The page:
With the knowledge that the major difficulties were over, and that we were now well ahead of the schedule set by Jiri’s 2012 party, we set out to make for Rock Island Bend.
The gorge opened out for the first time in days at Rafters Basin, and we paddled by the flat banks on wide gentle races, reminding me of Snowy River country.
But soon we were in it again, at the Franklin’s last great gorge. The only intermediate access point on the river, the end of the Mt McCall 4WD track, passed by unnoticed high atop a spur on the right.
Propsting Gorge and Glen Calder
Our perfect, miraculous run of sunshine continued, and there were some more great easy rapids in this section over orange rocks basking in the sun. Actually, one drop caught me out and I had my only roll of the trip – a wave at the end threw me, and over I went. Damn!
We conservatively portaged Ol’ Three Tiers, the middle tier looking like it would bang you up.
Just another beautiful river moment was had at Ganymede’s Pool, before the fun waterfall at the Trojans.
Our last big obstacle loomed – the Pig Trough. Though surrounded by the prettiest rainforest, one look at the submerged slabs at the top and we knew this was one ugly rapid.
Lured by the easy flat rock platform on river left, we investigated the left hand portage, finding the climb steep, exposed and with no anchors available for hauling. Frankly, I thought it was sketchy as hell, and couldn’t believe it wasn’t cautioned more highly in the guidebook. However, the river right portage looked very hard among large boulders.
A party from Franklin River Rafting was resting in the pool below the rapid. Frantic signing and gesturing with the concerned guide Adrian finally communicated…I’m not sure actually. I think we got across that we weren’t going to run the rapid.
To avoid the boulders on the right bank, we conceived a disturbing plan. We would portage the top drop of the rapid via the easy flat rock platform on the left, then carefully launch and execute a critical “hairy ferry” move to paddle over to river right, and portage the bottom drop of the rapid via the easy flat rock platform on river right.
Neils and Jarrod, sensibly, wanted no part of this, and paddled over to the right bank to begin portaging amongst the boulders.
Bjorn carefully launched, slowly paddled to the edge of the main flow, and smoothly slipped over to river right. Someone less smoothly, he eventually managed to dry-hump through some rocks to get to a safer spot where he could get out of the kayak. James carefully launched, and strongly paddled over to river right, but didn’t quite make it to the safer spot. Grappling at a rock, he slipped, and disappeared backwards over the bottom right drop of the rapid, a known deadly pinning spot.
Oh, shit. Dimly it registered that I should pull out the whistle and start blowing, and grab the pin kit, but what use was I over here with a rope on the wrong bank and what a fucking idiot and where was everyone…
James appeared in the pool below, still in the kayak and upright, and signaled he was ok. Well, how about that. He really does have a gift for floating class V rapids.
After that I dragged my boat back upstream and paddled over to join Niels and Jarrod, who had found a quite reasonable route behind the worst of the boulders. In the end, the portage wasn’t so bad after all…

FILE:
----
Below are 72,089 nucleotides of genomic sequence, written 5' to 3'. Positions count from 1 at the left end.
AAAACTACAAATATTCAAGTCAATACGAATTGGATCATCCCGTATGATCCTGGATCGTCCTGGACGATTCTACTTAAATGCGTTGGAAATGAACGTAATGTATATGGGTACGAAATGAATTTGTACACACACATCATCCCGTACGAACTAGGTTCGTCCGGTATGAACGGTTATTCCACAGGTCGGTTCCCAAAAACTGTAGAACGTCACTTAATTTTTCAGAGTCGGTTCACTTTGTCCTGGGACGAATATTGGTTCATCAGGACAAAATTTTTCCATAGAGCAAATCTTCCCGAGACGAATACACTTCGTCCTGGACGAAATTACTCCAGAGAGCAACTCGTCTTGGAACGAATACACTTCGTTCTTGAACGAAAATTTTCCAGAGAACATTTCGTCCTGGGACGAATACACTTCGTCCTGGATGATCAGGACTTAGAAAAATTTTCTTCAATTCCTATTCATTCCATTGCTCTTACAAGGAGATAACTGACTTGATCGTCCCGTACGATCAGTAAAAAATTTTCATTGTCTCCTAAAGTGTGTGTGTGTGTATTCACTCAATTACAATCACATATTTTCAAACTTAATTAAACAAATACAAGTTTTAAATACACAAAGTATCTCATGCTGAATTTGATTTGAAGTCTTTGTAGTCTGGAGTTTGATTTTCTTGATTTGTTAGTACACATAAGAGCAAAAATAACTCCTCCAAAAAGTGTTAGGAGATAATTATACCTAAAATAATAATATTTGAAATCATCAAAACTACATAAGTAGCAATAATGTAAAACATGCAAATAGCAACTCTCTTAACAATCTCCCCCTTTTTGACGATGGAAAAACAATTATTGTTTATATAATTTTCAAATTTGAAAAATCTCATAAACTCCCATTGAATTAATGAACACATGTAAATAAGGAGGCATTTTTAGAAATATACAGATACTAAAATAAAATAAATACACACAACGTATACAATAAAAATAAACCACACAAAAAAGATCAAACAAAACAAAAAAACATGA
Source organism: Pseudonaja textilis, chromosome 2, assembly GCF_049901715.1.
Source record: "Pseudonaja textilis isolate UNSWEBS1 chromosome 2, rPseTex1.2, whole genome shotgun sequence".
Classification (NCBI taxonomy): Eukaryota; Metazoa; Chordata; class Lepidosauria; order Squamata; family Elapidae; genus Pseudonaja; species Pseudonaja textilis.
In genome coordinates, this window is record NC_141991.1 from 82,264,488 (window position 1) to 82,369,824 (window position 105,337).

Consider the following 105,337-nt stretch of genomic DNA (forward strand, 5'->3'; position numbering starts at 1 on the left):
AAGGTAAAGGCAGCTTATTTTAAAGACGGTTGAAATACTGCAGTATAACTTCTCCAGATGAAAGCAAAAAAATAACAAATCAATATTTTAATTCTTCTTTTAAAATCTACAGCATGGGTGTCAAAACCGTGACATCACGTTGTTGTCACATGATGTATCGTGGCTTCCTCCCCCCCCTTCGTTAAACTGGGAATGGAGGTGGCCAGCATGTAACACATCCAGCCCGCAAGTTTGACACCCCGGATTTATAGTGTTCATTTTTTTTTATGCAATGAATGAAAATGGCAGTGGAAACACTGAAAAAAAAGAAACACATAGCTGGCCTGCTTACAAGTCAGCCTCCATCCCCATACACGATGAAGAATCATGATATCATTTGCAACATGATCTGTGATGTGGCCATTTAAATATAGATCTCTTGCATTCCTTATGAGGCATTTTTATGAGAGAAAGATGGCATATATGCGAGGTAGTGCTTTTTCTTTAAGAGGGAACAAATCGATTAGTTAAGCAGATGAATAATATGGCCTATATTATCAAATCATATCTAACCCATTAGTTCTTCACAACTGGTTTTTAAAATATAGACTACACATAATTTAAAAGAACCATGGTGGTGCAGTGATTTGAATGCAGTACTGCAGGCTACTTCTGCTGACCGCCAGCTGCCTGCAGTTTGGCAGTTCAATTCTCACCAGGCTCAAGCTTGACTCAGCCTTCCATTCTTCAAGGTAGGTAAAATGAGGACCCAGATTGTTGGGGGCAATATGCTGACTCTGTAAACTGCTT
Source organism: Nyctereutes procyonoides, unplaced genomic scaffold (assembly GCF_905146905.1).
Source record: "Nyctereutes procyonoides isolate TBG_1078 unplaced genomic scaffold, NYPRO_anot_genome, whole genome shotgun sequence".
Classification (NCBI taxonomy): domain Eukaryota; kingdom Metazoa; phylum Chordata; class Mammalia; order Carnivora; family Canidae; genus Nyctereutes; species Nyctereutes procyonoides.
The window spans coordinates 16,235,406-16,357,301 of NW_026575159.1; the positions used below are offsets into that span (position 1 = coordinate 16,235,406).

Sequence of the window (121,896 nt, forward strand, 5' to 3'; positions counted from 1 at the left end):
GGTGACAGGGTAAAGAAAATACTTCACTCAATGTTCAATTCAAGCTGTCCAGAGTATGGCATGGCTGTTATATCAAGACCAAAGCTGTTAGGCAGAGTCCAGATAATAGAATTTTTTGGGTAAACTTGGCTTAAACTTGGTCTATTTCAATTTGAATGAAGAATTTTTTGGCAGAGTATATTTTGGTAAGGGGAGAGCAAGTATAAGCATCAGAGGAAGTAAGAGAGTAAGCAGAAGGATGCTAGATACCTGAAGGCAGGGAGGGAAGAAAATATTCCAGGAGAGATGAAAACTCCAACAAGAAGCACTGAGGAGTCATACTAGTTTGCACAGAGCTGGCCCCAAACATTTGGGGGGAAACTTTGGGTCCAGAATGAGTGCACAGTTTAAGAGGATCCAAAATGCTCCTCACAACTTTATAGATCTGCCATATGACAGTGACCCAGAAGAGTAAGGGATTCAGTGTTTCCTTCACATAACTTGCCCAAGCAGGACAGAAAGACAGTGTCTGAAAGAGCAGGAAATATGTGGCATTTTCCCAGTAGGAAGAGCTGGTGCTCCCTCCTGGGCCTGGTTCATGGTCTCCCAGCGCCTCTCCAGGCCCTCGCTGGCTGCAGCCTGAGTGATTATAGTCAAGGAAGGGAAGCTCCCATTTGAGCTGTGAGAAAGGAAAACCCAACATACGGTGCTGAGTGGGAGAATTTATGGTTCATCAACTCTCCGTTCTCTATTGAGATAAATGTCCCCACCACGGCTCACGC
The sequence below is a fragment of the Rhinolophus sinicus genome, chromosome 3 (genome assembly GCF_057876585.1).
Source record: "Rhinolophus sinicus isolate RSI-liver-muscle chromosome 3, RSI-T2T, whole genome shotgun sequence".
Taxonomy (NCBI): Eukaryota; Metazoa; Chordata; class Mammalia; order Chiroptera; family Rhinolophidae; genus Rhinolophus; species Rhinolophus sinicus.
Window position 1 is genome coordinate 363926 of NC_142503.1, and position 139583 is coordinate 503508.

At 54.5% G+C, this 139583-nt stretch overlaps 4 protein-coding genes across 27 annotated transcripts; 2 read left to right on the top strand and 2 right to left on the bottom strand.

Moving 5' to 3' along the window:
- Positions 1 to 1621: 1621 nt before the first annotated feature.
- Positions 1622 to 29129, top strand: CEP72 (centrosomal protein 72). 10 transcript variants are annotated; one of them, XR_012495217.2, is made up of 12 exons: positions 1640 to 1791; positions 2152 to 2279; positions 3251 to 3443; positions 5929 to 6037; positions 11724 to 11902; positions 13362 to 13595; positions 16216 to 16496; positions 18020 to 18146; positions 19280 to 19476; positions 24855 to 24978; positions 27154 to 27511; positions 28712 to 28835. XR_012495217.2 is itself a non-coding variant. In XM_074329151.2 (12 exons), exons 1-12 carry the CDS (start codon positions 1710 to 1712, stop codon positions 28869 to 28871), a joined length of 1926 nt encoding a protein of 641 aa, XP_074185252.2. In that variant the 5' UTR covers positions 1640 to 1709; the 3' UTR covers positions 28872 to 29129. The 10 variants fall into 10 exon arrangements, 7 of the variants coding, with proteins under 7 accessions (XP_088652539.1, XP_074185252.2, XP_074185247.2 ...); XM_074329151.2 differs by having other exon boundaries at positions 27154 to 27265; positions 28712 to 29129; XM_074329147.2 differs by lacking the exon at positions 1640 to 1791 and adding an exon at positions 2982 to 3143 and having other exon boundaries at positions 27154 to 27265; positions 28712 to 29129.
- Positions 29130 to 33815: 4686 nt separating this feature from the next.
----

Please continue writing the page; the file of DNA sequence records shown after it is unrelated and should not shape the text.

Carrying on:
At the bottom, I contemplated the Rock Island Bend. All my life, I thought the famous Dombrovskis photo had been taken looking upstream, at a right-hand bend in the river. A massive lightbulb moment occurred as I realised it had, in fact, been taken looking downstream, at a left-hand bend in the river. Why the hell hadn’t anyone told me this! I found it completely hilarious that this was my memorable life-changing moment on the Franklin.
Adrian had wandered up from the camp cave to watch us run Newlands Cascades. As “the best runnable whitewater on the river”, it was maybe a bit of a let-down after the drama of running Pig Trough backwards, with a simple clear line at our level (the river was now on the low side after days of sunshine). It is a nice long picturesque rapid.
And the campsite…wow. The fair weather was still holding. A very pleasant afternoon, evening, and morning.
Calder’s Ferry and the Lower Franklin
The other kayak group on the river, three guys from far north Queensland, was camped on the beach just outside the exit from the gorge. They had a rest day planned, and we had a quick chat as we drifted past. No rest day for us, as we planned to go all the way to the hut St John’s Falls.
The river now became a broad shallow reddish trickle in the sun and heat, weaving among flat lowland country. We paddled past limestone walls and caves lining the bends. We spent some time trying to find the Kuti Kina cave, but got lost among the river banks, and gave up. Little Fall, Double Fall, and Big Fall passed without problems. There had been a little bravado about Big Fall, but it really is a “stomping hydraulic” as Adrian had called it. We portaged.
During the day, I began having a strange and unfamiliar experience. I was, unarguably, the slowest member of the group, and try as I might, for whatever reason, I just kept falling behind. This would continue until we reached the end of the paddling, and it was genuinely humbling, after having spent most of the last year dragging less fit and experienced people around on other trips!
In the hot afternoon, we reached Pyramid Island and the confluence with the Gordon. We rafted up kayak to kayak and enjoyed the moment. But there was still a lot to do.
The finale is Part 4, or there’s yet another list of
- Retracing the steps of the piners, rowing a punt up the Lower Franklin
- Paddling the river at a huge flood stage
- MUMC newsletter with an account of a rowdy Franklin trip